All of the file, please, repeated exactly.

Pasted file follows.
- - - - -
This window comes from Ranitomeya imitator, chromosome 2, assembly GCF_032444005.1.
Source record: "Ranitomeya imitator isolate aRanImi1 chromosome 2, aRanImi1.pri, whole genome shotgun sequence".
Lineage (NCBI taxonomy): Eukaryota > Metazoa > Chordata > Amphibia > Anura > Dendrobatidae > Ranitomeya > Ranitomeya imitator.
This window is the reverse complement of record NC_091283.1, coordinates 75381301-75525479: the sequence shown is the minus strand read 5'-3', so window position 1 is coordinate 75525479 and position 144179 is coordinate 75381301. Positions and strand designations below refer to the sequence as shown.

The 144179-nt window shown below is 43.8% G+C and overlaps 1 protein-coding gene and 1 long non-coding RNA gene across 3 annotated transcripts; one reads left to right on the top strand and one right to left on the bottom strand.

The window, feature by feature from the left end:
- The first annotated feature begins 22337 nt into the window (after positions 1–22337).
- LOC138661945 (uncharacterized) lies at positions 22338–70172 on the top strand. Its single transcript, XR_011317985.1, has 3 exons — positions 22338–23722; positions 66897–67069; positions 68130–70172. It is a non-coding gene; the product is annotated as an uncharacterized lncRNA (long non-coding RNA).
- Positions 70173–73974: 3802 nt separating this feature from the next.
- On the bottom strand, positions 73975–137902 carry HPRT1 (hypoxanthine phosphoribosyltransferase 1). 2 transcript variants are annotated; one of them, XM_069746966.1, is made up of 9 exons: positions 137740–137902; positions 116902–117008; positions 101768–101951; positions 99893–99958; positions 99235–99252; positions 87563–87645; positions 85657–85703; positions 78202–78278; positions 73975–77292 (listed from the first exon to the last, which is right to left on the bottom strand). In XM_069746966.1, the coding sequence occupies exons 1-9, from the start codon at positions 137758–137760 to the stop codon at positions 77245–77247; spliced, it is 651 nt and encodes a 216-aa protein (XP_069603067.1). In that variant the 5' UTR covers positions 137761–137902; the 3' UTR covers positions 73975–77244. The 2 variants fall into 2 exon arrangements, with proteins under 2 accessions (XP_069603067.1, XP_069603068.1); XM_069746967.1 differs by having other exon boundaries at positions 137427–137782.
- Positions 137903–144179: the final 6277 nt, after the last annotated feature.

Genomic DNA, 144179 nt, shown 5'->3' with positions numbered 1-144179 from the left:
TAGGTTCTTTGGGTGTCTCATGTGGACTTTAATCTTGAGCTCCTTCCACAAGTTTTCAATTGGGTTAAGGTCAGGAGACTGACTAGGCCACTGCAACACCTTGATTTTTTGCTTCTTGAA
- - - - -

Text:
This window comes from Ranitomeya imitator, chromosome 2, assembly GCF_032444005.1.
Source record: "Ranitomeya imitator isolate aRanImi1 chromosome 2, aRanImi1.pri, whole genome shotgun sequence".
Lineage (NCBI taxonomy): Eukaryota > Metazoa > Chordata > Amphibia > Anura > Dendrobatidae > Ranitomeya > Ranitomeya imitator.
This window is the reverse complement of record NC_091283.1, coordinates 75381301-75525479: the sequence shown is the minus strand read 5'-3', so window position 1 is coordinate 75525479 and position 144179 is coordinate 75381301. Positions and strand designations below refer to the sequence as shown.

The 144179-nt window shown below is 43.8% G+C and overlaps 1 protein-coding gene and 1 long non-coding RNA gene across 3 annotated transcripts; one reads left to right on the top strand and one right to left on the bottom strand.

The window, feature by feature from the left end:
- The first annotated feature begins 22337 nt into the window (after positions 1–22337).
- LOC138661945 (uncharacterized) lies at positions 22338–70172 on the top strand. Its single transcript, XR_011317985.1, has 3 exons — positions 22338–23722; positions 66897–67069; positions 68130–70172. It is a non-coding gene; the product is annotated as an uncharacterized lncRNA (long non-coding RNA).
- Positions 70173–73974: 3802 nt separating this feature from the next.
- On the bottom strand, positions 73975–137902 carry HPRT1 (hypoxanthine phosphoribosyltransferase 1). 2 transcript variants are annotated; one of them, XM_069746966.1, is made up of 9 exons: positions 137740–137902; positions 116902–117008; positions 101768–101951; positions 99893–99958; positions 99235–99252; positions 87563–87645; positions 85657–85703; positions 78202–78278; positions 73975–77292 (listed from the first exon to the last, which is right to left on the bottom strand). In XM_069746966.1, the coding sequence occupies exons 1-9, from the start codon at positions 137758–137760 to the stop codon at positions 77245–77247; spliced, it is 651 nt and encodes a 216-aa protein (XP_069603067.1). In that variant the 5' UTR covers positions 137761–137902; the 3' UTR covers positions 73975–77244. The 2 variants fall into 2 exon arrangements, with proteins under 2 accessions (XP_069603067.1, XP_069603068.1); XM_069746967.1 differs by having other exon boundaries at positions 137427–137782.
- Positions 137903–144179: the final 6277 nt, after the last annotated feature.

Genomic DNA, 144179 nt, shown 5'->3' with positions numbered 1-144179 from the left:
TAGGTTCTTTGGGTGTCTCATGTGGACTTTAATCTTGAGCTCCTTCCACAAGTTTTCAATTGGGTTAAGGTCAGGAGACTGACTAGGCCACTGCAACACCTTGATTTTTTGCTTCTTGAA